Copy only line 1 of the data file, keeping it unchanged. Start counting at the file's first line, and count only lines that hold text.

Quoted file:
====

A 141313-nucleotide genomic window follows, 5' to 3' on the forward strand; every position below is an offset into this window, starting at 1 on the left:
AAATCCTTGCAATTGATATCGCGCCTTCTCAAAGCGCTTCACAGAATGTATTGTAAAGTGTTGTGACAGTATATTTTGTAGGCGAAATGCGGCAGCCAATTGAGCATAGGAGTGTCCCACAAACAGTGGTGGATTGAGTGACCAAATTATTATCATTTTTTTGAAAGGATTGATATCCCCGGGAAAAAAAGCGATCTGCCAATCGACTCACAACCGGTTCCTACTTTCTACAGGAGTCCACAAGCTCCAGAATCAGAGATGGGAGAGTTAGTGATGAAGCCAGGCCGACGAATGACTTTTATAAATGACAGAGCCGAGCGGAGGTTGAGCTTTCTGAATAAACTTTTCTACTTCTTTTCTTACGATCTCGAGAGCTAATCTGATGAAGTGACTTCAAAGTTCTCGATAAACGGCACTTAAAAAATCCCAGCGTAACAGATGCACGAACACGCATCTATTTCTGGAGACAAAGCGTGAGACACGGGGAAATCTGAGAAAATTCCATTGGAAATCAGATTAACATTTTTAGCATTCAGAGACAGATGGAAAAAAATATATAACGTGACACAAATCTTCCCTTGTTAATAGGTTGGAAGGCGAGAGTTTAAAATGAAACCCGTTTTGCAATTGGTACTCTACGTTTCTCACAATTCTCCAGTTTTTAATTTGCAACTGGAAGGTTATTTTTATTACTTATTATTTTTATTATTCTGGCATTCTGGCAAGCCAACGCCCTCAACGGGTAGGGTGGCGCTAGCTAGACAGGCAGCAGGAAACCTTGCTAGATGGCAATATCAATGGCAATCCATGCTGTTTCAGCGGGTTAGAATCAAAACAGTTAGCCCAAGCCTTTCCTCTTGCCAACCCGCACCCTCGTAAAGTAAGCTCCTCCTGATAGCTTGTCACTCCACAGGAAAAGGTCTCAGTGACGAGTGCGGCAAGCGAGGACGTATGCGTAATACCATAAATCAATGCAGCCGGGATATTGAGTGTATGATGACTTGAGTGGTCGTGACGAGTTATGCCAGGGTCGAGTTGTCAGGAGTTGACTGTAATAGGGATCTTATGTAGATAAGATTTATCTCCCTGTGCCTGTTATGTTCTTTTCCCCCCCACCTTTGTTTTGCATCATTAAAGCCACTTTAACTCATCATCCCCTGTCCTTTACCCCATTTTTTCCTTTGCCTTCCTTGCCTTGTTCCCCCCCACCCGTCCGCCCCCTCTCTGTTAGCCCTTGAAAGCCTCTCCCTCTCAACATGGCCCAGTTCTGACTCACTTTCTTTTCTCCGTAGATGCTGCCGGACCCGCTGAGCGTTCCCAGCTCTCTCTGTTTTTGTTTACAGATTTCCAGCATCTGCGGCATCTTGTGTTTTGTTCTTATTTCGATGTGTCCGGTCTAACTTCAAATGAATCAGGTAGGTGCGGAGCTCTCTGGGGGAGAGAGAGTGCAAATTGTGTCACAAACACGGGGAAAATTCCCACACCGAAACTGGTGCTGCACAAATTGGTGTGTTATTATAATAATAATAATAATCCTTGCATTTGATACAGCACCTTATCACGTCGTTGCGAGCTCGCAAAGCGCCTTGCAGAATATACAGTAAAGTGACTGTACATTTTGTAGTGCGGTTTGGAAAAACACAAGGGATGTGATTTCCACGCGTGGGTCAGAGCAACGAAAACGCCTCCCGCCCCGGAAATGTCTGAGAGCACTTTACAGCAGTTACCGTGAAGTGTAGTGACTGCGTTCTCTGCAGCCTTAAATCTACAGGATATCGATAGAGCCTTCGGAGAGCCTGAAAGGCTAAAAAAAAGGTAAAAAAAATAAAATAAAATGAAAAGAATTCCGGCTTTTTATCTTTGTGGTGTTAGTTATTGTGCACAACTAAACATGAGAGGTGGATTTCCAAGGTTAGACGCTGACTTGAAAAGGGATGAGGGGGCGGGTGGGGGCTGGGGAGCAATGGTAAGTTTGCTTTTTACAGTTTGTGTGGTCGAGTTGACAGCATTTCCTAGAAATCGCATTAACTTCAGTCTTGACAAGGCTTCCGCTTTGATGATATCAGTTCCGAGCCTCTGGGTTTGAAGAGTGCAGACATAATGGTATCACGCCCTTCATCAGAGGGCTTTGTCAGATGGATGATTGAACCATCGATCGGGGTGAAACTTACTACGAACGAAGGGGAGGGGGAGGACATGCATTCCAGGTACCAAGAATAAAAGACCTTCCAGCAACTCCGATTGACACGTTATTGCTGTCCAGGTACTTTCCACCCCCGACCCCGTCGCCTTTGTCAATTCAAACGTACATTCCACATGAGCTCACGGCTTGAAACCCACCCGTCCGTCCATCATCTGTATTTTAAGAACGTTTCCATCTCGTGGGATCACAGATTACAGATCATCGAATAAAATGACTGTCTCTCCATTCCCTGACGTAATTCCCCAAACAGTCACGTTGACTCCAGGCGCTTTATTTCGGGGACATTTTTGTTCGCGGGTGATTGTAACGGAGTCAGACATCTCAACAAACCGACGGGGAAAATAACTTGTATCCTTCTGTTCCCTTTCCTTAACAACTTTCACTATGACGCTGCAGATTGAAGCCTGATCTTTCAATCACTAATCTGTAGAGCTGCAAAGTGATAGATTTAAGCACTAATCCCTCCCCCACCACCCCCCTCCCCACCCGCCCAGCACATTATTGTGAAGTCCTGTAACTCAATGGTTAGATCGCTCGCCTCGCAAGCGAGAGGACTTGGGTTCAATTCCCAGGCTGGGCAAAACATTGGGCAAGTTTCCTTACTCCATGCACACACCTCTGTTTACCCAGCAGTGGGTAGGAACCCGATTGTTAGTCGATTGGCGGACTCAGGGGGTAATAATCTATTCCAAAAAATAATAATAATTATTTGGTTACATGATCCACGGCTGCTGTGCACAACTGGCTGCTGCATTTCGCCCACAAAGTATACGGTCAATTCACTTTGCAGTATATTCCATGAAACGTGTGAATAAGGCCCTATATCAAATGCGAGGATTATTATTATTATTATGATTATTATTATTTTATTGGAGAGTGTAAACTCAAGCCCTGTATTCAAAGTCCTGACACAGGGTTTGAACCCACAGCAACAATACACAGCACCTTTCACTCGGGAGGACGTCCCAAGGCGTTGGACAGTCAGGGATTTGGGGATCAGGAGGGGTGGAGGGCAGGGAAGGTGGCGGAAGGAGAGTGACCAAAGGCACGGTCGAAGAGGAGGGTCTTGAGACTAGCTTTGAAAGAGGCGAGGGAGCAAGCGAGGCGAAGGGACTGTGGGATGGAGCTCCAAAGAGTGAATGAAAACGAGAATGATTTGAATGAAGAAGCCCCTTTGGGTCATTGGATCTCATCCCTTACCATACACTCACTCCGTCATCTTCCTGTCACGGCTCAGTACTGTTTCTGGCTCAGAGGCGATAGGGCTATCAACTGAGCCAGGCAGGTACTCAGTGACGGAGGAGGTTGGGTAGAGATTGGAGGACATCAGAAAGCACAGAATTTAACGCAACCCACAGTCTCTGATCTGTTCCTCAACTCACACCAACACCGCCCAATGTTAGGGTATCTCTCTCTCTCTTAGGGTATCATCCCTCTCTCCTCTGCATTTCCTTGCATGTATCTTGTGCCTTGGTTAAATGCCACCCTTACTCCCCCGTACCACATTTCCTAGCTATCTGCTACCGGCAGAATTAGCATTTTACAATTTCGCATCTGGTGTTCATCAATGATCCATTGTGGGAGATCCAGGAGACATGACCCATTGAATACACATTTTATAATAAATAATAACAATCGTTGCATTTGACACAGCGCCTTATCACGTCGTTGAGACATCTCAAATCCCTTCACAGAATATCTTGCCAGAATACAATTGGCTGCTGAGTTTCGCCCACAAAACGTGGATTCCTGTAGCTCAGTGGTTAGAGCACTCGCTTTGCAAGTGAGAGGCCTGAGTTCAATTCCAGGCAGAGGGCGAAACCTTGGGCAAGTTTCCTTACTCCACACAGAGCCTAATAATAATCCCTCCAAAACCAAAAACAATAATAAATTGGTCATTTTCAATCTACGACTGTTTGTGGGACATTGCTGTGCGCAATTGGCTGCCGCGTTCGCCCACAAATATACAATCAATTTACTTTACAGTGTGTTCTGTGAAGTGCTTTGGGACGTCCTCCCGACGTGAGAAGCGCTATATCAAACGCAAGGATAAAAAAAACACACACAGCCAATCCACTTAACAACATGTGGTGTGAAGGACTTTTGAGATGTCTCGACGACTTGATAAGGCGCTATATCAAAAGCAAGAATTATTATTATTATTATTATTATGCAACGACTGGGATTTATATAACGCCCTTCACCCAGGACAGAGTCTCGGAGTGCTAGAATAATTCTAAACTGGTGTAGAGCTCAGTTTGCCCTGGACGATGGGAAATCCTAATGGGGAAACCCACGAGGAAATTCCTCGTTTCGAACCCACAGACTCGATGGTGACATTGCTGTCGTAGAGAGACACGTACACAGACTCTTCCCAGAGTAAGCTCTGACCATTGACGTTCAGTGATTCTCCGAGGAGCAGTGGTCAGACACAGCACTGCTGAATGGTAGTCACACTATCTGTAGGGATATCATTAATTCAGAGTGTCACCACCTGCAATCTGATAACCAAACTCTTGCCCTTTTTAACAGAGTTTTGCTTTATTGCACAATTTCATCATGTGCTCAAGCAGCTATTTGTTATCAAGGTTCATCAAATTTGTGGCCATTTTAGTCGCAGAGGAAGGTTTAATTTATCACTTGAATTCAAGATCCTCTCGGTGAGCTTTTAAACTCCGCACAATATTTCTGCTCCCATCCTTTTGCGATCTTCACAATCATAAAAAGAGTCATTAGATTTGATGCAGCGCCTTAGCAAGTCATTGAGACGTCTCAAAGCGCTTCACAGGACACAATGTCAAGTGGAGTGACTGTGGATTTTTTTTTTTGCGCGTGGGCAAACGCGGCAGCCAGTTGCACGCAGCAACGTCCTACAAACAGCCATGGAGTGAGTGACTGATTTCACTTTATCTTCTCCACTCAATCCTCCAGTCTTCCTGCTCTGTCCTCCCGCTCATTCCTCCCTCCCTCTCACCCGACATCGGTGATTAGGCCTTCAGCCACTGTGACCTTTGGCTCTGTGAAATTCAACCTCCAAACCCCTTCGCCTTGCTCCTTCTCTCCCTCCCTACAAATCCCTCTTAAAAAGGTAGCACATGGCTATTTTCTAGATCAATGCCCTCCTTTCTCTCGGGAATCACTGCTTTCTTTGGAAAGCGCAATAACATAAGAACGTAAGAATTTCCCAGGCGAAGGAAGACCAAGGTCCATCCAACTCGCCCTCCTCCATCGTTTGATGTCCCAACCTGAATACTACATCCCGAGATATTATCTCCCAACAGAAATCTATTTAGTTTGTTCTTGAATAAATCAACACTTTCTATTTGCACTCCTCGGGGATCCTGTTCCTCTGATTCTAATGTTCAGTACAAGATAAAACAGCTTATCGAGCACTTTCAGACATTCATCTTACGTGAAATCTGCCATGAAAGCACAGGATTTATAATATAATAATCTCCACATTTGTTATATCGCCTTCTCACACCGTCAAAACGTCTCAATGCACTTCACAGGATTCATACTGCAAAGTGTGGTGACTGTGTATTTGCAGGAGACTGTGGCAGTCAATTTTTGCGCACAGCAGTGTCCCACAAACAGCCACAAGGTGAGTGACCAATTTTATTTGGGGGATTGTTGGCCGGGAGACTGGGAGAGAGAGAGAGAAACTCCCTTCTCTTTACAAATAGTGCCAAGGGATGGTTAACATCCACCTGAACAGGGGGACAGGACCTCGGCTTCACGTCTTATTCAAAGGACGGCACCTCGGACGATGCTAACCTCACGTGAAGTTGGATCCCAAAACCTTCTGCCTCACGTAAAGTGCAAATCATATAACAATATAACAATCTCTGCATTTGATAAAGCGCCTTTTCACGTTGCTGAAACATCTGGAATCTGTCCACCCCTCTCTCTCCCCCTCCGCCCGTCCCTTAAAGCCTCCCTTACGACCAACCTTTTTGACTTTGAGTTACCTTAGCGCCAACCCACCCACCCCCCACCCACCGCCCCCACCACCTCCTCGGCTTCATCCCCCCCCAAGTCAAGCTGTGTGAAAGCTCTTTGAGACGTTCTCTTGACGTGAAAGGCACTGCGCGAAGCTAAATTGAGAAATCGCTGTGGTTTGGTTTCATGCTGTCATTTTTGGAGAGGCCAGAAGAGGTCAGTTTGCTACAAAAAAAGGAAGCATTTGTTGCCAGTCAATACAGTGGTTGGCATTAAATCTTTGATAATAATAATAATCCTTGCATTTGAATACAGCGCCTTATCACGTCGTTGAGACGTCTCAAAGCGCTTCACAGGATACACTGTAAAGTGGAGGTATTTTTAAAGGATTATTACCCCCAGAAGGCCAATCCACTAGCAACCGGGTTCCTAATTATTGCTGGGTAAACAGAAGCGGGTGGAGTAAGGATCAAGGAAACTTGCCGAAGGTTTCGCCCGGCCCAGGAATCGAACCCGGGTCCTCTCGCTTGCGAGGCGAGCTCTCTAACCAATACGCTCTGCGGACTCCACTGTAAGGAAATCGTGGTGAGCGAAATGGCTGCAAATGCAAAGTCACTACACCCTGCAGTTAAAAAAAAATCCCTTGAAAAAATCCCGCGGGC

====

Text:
A 141313-nucleotide genomic window follows, 5' to 3' on the forward strand; every position below is an offset into this window, starting at 1 on the left: